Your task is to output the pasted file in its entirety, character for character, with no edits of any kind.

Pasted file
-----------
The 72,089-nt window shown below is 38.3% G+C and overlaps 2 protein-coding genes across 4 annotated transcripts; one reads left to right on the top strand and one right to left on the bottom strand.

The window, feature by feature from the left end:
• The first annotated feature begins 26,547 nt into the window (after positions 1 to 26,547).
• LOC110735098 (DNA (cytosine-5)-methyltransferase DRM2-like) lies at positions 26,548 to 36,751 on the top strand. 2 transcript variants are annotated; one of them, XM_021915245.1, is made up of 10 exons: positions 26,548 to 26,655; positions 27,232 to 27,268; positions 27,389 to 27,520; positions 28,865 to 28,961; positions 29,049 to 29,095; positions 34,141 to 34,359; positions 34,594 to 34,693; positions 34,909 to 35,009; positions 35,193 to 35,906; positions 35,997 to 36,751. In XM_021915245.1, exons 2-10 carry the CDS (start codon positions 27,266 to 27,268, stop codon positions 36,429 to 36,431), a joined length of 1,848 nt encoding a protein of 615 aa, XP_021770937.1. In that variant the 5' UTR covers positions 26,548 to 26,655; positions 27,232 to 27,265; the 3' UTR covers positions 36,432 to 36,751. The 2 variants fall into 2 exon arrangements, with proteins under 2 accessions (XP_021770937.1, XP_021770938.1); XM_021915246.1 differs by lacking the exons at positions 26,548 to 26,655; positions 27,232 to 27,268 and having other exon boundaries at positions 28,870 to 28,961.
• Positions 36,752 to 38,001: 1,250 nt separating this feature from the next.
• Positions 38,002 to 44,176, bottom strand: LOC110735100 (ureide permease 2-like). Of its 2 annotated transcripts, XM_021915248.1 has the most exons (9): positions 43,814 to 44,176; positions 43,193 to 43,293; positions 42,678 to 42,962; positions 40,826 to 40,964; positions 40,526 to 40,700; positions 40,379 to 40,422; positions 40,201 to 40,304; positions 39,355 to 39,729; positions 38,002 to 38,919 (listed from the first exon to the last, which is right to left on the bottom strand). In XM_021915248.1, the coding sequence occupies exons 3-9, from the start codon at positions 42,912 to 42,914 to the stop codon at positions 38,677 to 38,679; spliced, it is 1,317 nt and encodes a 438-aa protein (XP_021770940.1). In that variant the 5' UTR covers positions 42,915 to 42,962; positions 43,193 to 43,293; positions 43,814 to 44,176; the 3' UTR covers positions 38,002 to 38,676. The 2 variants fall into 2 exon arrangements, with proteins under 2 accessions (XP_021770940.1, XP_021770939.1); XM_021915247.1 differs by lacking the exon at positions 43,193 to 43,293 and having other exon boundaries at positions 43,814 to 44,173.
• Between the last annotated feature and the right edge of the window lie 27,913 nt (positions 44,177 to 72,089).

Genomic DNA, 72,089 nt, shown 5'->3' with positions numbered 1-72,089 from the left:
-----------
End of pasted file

The 72,089-nt window shown below is 38.3% G+C and overlaps 2 protein-coding genes across 4 annotated transcripts; one reads left to right on the top strand and one right to left on the bottom strand.

The window, feature by feature from the left end:
• The first annotated feature begins 26,547 nt into the window (after positions 1 to 26,547).
• LOC110735098 (DNA (cytosine-5)-methyltransferase DRM2-like) lies at positions 26,548 to 36,751 on the top strand. 2 transcript variants are annotated; one of them, XM_021915245.1, is made up of 10 exons: positions 26,548 to 26,655; positions 27,232 to 27,268; positions 27,389 to 27,520; positions 28,865 to 28,961; positions 29,049 to 29,095; positions 34,141 to 34,359; positions 34,594 to 34,693; positions 34,909 to 35,009; positions 35,193 to 35,906; positions 35,997 to 36,751. In XM_021915245.1, exons 2-10 carry the CDS (start codon positions 27,266 to 27,268, stop codon positions 36,429 to 36,431), a joined length of 1,848 nt encoding a protein of 615 aa, XP_021770937.1. In that variant the 5' UTR covers positions 26,548 to 26,655; positions 27,232 to 27,265; the 3' UTR covers positions 36,432 to 36,751. The 2 variants fall into 2 exon arrangements, with proteins under 2 accessions (XP_021770937.1, XP_021770938.1); XM_021915246.1 differs by lacking the exons at positions 26,548 to 26,655; positions 27,232 to 27,268 and having other exon boundaries at positions 28,870 to 28,961.
• Positions 36,752 to 38,001: 1,250 nt separating this feature from the next.
• Positions 38,002 to 44,176, bottom strand: LOC110735100 (ureide permease 2-like). Of its 2 annotated transcripts, XM_021915248.1 has the most exons (9): positions 43,814 to 44,176; positions 43,193 to 43,293; positions 42,678 to 42,962; positions 40,826 to 40,964; positions 40,526 to 40,700; positions 40,379 to 40,422; positions 40,201 to 40,304; positions 39,355 to 39,729; positions 38,002 to 38,919 (listed from the first exon to the last, which is right to left on the bottom strand). In XM_021915248.1, the coding sequence occupies exons 3-9, from the start codon at positions 42,912 to 42,914 to the stop codon at positions 38,677 to 38,679; spliced, it is 1,317 nt and encodes a 438-aa protein (XP_021770940.1). In that variant the 5' UTR covers positions 42,915 to 42,962; positions 43,193 to 43,293; positions 43,814 to 44,176; the 3' UTR covers positions 38,002 to 38,676. The 2 variants fall into 2 exon arrangements, with proteins under 2 accessions (XP_021770940.1, XP_021770939.1); XM_021915247.1 differs by lacking the exon at positions 43,193 to 43,293 and having other exon boundaries at positions 43,814 to 44,173.
• Between the last annotated feature and the right edge of the window lie 27,913 nt (positions 44,177 to 72,089).

Genomic DNA, 72,089 nt, shown 5'->3' with positions numbered 1-72,089 from the left: